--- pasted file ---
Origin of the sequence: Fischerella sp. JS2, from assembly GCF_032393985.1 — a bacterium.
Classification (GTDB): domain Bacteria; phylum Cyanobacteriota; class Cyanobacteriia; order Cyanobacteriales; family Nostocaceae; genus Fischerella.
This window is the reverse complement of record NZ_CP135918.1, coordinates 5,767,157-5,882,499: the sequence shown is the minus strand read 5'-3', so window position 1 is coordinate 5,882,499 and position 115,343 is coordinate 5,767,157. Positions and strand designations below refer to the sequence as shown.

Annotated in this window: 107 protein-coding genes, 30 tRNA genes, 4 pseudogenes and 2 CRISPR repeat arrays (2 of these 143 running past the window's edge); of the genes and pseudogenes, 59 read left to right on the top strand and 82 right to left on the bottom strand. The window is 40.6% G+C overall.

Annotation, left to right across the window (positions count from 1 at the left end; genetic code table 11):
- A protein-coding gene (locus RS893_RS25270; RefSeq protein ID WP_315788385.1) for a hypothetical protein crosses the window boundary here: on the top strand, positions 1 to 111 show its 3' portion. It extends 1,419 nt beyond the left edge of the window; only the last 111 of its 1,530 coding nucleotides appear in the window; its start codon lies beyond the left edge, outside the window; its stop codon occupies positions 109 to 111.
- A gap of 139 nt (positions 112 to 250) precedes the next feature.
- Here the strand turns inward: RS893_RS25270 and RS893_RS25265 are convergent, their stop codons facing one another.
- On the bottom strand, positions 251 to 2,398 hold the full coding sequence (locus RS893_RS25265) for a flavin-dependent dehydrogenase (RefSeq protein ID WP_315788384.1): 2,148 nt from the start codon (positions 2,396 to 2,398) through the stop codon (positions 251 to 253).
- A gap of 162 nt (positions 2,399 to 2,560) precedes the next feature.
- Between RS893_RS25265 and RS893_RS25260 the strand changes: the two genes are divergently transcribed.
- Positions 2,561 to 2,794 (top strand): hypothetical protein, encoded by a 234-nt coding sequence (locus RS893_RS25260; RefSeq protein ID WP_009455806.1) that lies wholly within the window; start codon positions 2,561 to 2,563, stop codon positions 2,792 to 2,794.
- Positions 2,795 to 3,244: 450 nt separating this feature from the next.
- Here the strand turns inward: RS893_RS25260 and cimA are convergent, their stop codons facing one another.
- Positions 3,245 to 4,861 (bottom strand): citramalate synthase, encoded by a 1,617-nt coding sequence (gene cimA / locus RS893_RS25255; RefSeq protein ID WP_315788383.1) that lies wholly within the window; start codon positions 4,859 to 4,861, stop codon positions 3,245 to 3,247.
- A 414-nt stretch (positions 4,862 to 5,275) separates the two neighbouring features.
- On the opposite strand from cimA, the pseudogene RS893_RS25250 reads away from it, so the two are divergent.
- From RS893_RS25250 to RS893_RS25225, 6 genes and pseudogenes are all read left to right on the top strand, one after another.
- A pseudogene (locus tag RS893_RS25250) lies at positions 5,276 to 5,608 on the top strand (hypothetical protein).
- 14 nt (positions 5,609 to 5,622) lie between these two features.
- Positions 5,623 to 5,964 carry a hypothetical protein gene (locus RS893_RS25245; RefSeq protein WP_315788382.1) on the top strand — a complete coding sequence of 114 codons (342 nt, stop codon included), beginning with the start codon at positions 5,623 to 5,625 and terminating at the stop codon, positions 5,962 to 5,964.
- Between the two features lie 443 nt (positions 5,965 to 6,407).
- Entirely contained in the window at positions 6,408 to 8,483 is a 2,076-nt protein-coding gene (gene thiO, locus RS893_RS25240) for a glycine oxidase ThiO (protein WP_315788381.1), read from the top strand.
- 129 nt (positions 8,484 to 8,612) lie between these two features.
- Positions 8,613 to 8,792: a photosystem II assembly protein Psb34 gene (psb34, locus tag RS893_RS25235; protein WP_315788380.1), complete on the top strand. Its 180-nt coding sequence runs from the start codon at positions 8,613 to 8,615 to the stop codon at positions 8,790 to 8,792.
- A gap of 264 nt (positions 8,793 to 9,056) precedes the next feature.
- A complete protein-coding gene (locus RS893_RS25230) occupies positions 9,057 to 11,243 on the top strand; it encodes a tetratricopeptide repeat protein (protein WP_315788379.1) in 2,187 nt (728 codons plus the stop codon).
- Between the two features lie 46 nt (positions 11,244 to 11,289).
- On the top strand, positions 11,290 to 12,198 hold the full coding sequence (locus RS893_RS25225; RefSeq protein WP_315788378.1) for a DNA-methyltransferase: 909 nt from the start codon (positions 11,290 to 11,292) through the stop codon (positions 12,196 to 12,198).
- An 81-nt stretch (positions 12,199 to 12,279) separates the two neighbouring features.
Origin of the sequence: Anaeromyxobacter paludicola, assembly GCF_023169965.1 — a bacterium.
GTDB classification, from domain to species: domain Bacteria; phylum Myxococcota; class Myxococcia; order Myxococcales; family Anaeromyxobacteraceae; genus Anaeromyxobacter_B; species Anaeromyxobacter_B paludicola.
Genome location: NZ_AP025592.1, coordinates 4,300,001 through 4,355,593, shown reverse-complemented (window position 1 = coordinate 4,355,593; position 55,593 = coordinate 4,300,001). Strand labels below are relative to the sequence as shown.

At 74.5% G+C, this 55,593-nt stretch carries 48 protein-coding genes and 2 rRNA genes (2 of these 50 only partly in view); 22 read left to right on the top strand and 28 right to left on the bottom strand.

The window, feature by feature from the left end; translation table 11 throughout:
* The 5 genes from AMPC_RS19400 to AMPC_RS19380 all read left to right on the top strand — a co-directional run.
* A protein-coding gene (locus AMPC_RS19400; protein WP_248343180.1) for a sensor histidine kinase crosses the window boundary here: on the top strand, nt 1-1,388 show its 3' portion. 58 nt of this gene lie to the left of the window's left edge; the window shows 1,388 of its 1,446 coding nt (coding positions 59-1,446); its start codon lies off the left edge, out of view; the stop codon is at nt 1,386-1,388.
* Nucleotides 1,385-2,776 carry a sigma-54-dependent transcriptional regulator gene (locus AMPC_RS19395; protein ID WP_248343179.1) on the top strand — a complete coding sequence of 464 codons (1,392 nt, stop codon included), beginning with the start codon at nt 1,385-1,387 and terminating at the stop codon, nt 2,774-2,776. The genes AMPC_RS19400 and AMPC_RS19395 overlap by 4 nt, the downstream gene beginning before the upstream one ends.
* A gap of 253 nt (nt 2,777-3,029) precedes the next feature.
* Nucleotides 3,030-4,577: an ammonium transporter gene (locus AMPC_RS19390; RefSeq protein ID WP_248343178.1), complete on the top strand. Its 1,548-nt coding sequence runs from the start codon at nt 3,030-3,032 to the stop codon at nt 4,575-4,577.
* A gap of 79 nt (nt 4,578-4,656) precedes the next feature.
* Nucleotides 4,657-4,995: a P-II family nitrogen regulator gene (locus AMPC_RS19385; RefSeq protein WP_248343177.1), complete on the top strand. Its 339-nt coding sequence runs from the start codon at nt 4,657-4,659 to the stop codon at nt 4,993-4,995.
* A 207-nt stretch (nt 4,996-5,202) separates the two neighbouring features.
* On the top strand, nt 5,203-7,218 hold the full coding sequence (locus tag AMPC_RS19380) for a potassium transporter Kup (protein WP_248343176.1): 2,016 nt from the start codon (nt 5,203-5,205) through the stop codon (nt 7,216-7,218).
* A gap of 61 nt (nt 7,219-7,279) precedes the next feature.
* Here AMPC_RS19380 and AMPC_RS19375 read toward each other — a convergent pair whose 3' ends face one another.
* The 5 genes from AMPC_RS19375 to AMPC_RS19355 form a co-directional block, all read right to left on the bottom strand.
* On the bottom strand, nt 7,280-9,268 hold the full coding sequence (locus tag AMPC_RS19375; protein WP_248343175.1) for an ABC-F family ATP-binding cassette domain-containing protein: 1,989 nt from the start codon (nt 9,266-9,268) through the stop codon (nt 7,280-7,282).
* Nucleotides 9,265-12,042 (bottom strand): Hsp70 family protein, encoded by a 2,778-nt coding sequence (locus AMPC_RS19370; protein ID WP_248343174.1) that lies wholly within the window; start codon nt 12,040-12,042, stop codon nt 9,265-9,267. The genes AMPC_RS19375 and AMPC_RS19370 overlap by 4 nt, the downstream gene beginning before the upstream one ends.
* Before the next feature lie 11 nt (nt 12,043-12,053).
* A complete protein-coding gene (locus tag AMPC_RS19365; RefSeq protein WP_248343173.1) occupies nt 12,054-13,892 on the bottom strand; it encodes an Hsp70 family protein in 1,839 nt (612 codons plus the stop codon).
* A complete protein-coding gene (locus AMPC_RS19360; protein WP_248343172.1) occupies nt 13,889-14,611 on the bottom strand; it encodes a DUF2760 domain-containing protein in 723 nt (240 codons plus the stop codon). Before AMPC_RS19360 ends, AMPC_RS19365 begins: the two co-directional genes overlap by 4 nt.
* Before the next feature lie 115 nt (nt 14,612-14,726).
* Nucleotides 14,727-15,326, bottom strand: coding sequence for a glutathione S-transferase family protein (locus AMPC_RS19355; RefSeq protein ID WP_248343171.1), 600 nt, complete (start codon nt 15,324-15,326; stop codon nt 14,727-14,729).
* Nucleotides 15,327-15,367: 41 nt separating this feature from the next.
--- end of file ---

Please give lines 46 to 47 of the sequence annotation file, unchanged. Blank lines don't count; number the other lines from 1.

* Here AMPC_RS19380 and AMPC_RS19375 read toward each other — a convergent pair whose 3' ends face one another.
* The 5 genes from AMPC_RS19375 to AMPC_RS19355 form a co-directional block, all read right to left on the bottom strand.